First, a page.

The Forgotten Victims of the Holocaust Olivia Marshall Monday, 17 June 2024 With the arrival of Pride Month, Olivia reflects on those throughout history who have suffered due to their sexual orientation. Gay men living under National Socialism are often forgotten when remembering those who were persecuted by the Nazis. CW: mentions of the Holocaust and homophobia The gay scene flourished in the Weimar Republic in the late 1800s, despite the introduction of Paragraph 175 into German law in 1871 to prohibit sexual acts between men. The government almost repealed the law and ordered the police not to enforce it, meaning that Berlin had over 100 gay bars and until 1933, Germany was the country with the largest public gay population in the world. Under National Socialism (1933-1945), Paragraph 175 was made stricter, and the most severe prison sentence was increased to 10 years. The Nazis shut down gay bars and meeting spots, and in 1936, a Reich Office was founded to combat homosexuality. The Nazis saw homosexuality in men as a disease and believed that it was a threat to Germany’s birth rate. On the other hand, they believed that lesbians could easily be persuaded or forced to bear children and thus carry on the German race. Male homosexuality went against the ideals of virility and masculinity that were at the heart of the Nazi regime, but that didn’t apply to lesbians, meaning they weren’t considered to be such a threat. During National Socialism, over 100,000 gay men were arrested, around 50,000 of whom were sentenced to prison. In some cases, detained men could be released early if they agreed to be castrated. During this period, prosecutions increased tenfold. Between 5,000 and 15,000 gay men were sent to concentration camps. In the camps, the Nazis used different coloured triangles on prisoners’ uniforms to easily identify why they were imprisoned. Gay men were given a pink triangle, which has since been reclaimed as a symbol of the LGBT liberation movement. It is said that gay prisoners were treated more harshly than any other group and they were often beaten by other prisoners because of their pink triangle. They worked longer hours than other prisoners and were subjected to more physical labour. This is because the Nazis believed that hard work would make them heterosexual. The Nazis also experimented on the gay men imprisoned in the camps to attempt to ‘turn’ them heterosexual. These experiments included testosterone injections, castration, and forced visits to prostitutes. Two thirds of gay men sent to concentration camps died – a far higher figure than the average mortality rate in the camps. After being released from the camps, most men did not talk about their experiences. As Paragraph 175 had not been changed, they were still considered criminals, and many even had to serve prison sentences immediately after their release from concentration camps. Paragraph 175 was not relaxed until 1968 in East Germany and 1969 in West Germany and was not fully repealed until 1994. Germany did not recognise gay prisoners as victims of the Nazis, and they were therefore not entitled to reparations like other victims were. The victims could not speak out for fear of being arrested again up until the point where homosexuality was legalised, but even then, they feared being judged due to public opinion. Many survivors died before homosexuality became more accepted in society and so didn’t have a chance to share their stories. With changing perceptions around being gay, these victims are being commemorated more, and a memorial dedicated to them opened in Berlin in 2008. However, they are still not as known about and talked about as other groups of Holocaust victims. During Pride Month, it is important to reflect upon those who were and still are oppressed for their sexuality, and to remember the gay men who were persecuted and imprisoned under National Socialism. About the Author Related Articles The Forgotten Victims of the Holocaust Olivia Marshall Copyright free images via Unsplash. For more content, follow us on Instagram , and like our Facebook page for more articles and information on how to join the Lingo Team. Have an article ready to send in? Submit it here . Tags: pride month history Categories: Global Affairs Share: Let us know what you think 3.0 150 Article ratings average rating is 3 out of 5, based on 150 votes, Article ratings WRITE A COMMENT Thanks for submitting a comment! Barbara Dawson average rating is 3 out of 5 Lovely tasty dish. Try it you won’t be disappointed. Time Published Aunty Liz average rating is 3 out of 5 Very tasty and cheap. I often have this for tea! Time Published BETTS average rating is 3 out of 5 Being a bilingual family (French mother and British father,) living in France I thought your article was extremely interesting . Have you research on bilingualism ? It seems that when the mother is British and the father French and they both live in France their children seem to be more bilingual than when the mother is French and the father is British . This is what we called mother tongue , isn't it ? Time Published Niamh average rating is 3 out of 5 Such an interesting article! Time Published LOAD MORE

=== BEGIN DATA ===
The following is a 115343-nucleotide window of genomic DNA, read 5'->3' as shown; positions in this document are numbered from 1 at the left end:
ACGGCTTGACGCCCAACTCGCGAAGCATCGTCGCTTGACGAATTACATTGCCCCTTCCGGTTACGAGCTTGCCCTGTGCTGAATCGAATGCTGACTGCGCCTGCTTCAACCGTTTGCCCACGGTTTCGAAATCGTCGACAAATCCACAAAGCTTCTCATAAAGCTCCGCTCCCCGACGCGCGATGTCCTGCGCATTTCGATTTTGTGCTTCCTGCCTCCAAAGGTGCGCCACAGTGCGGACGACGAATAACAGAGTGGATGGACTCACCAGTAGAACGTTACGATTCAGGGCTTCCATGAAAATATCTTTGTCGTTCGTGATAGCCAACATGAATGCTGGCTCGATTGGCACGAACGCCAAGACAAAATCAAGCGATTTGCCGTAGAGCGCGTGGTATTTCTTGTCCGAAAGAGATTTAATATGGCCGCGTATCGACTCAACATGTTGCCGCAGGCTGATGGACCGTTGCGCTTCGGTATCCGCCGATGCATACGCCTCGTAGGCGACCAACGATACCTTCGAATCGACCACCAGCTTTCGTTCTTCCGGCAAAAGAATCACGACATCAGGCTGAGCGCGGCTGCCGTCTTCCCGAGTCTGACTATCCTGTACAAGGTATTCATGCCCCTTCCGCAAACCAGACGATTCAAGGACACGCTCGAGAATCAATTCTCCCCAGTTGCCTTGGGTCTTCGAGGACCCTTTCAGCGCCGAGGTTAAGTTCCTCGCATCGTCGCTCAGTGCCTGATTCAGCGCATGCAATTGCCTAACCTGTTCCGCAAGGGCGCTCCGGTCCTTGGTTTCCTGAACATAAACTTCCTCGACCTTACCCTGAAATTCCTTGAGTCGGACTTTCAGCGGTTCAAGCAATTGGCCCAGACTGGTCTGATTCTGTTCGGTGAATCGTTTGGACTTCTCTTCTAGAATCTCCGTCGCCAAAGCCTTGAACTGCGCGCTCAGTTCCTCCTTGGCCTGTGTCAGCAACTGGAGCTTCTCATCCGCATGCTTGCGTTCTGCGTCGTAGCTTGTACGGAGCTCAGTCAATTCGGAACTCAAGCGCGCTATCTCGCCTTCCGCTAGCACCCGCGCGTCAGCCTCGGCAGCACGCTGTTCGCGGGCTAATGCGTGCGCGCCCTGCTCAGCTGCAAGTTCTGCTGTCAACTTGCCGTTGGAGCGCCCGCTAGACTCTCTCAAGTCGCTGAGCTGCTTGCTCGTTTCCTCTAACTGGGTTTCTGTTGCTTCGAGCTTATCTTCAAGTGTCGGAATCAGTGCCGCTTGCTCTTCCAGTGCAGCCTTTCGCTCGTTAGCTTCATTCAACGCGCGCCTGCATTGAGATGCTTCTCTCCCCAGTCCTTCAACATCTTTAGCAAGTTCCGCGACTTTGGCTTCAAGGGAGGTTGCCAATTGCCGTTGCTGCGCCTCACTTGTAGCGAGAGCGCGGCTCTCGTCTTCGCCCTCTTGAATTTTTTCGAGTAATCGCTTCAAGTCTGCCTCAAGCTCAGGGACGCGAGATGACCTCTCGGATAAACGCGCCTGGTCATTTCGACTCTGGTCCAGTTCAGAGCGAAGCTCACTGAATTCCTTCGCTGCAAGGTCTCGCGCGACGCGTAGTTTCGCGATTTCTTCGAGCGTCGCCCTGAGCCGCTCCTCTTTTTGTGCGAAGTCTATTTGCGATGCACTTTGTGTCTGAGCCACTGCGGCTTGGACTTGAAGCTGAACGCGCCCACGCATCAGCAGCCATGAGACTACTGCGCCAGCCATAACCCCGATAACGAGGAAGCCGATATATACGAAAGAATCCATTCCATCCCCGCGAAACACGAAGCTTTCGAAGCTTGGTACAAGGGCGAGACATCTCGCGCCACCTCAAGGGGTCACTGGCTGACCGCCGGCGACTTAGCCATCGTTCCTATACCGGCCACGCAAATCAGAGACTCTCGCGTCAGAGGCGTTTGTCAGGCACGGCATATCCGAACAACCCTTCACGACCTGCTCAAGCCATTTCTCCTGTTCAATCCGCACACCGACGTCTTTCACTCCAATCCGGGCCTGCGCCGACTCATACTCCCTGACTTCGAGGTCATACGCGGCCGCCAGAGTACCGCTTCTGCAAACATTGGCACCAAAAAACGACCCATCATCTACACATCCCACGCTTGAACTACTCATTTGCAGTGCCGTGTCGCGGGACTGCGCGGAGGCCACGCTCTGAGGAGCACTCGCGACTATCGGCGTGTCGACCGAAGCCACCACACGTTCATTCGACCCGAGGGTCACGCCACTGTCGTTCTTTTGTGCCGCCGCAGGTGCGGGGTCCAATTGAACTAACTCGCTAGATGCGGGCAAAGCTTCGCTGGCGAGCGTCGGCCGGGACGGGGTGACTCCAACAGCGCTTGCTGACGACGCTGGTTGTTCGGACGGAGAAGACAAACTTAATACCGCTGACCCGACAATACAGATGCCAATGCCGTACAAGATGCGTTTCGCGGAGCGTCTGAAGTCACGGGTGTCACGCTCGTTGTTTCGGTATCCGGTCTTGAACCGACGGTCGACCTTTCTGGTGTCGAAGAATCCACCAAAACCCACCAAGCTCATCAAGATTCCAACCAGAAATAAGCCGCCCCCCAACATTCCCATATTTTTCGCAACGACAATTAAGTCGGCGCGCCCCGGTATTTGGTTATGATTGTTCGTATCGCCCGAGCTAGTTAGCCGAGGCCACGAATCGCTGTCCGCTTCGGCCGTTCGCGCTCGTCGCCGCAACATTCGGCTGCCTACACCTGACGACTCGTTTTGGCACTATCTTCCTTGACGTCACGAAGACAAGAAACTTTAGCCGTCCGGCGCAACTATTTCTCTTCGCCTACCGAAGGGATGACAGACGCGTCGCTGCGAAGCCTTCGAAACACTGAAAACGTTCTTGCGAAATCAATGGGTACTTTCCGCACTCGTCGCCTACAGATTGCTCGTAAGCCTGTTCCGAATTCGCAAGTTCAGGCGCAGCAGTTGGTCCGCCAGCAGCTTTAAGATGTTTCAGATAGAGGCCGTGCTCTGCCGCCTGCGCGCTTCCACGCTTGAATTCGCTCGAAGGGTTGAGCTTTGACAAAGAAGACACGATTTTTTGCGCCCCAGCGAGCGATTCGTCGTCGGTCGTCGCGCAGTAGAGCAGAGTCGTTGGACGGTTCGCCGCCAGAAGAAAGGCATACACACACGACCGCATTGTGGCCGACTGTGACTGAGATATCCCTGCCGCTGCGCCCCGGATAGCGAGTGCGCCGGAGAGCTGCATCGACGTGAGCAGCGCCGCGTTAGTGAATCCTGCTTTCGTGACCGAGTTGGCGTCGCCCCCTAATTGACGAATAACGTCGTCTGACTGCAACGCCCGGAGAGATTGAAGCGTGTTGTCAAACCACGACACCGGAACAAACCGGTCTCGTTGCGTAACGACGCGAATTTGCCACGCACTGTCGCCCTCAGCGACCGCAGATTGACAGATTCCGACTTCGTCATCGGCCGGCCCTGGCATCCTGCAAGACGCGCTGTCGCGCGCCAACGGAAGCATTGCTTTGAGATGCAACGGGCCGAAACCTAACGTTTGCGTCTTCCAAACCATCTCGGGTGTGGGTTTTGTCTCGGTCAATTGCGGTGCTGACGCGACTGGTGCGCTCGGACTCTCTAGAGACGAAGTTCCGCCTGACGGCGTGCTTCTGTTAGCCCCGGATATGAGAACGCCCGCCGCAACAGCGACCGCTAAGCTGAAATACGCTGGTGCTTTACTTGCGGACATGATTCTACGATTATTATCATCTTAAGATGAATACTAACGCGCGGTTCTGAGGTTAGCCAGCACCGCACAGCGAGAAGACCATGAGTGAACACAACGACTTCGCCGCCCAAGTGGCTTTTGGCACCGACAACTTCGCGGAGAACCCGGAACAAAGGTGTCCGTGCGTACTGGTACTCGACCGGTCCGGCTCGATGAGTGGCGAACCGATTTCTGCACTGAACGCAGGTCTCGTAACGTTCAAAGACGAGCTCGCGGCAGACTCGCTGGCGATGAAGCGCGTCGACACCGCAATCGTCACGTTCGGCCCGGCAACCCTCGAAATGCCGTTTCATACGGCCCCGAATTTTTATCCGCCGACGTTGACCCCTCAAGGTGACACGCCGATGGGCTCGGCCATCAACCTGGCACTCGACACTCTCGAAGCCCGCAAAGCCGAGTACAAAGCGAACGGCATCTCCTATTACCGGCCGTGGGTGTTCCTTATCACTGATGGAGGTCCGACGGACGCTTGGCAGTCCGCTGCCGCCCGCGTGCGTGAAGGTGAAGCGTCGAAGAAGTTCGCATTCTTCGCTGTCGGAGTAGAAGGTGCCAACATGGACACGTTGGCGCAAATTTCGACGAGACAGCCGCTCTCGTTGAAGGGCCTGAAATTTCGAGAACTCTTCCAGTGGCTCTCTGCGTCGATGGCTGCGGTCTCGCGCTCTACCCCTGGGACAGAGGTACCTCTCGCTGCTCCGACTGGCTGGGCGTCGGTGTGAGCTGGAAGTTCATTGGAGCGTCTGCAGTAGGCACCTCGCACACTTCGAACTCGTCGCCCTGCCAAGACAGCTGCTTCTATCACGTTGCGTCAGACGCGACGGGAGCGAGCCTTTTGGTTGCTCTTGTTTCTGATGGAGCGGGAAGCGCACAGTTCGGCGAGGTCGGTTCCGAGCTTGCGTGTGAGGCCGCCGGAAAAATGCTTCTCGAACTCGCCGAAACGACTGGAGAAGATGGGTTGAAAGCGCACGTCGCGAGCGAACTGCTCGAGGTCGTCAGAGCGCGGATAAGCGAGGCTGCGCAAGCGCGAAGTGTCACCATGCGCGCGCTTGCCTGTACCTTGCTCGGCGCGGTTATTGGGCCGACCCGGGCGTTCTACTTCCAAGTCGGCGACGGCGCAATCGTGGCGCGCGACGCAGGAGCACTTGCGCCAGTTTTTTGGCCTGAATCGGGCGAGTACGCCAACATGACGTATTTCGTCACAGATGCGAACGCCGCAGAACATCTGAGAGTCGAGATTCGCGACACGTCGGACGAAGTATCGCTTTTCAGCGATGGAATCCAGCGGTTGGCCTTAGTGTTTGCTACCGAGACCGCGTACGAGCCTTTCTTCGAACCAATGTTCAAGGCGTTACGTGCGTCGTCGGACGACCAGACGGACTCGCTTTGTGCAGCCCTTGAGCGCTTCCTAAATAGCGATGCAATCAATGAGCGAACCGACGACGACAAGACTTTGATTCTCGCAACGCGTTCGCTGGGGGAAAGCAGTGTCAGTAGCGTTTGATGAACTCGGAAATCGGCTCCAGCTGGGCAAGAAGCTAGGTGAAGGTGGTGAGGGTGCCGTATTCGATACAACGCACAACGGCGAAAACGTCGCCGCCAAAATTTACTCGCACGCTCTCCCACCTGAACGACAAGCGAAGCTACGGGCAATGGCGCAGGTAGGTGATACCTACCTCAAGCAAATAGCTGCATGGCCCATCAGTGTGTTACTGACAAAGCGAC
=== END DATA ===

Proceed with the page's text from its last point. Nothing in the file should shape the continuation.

• Culture | Lingo Magazine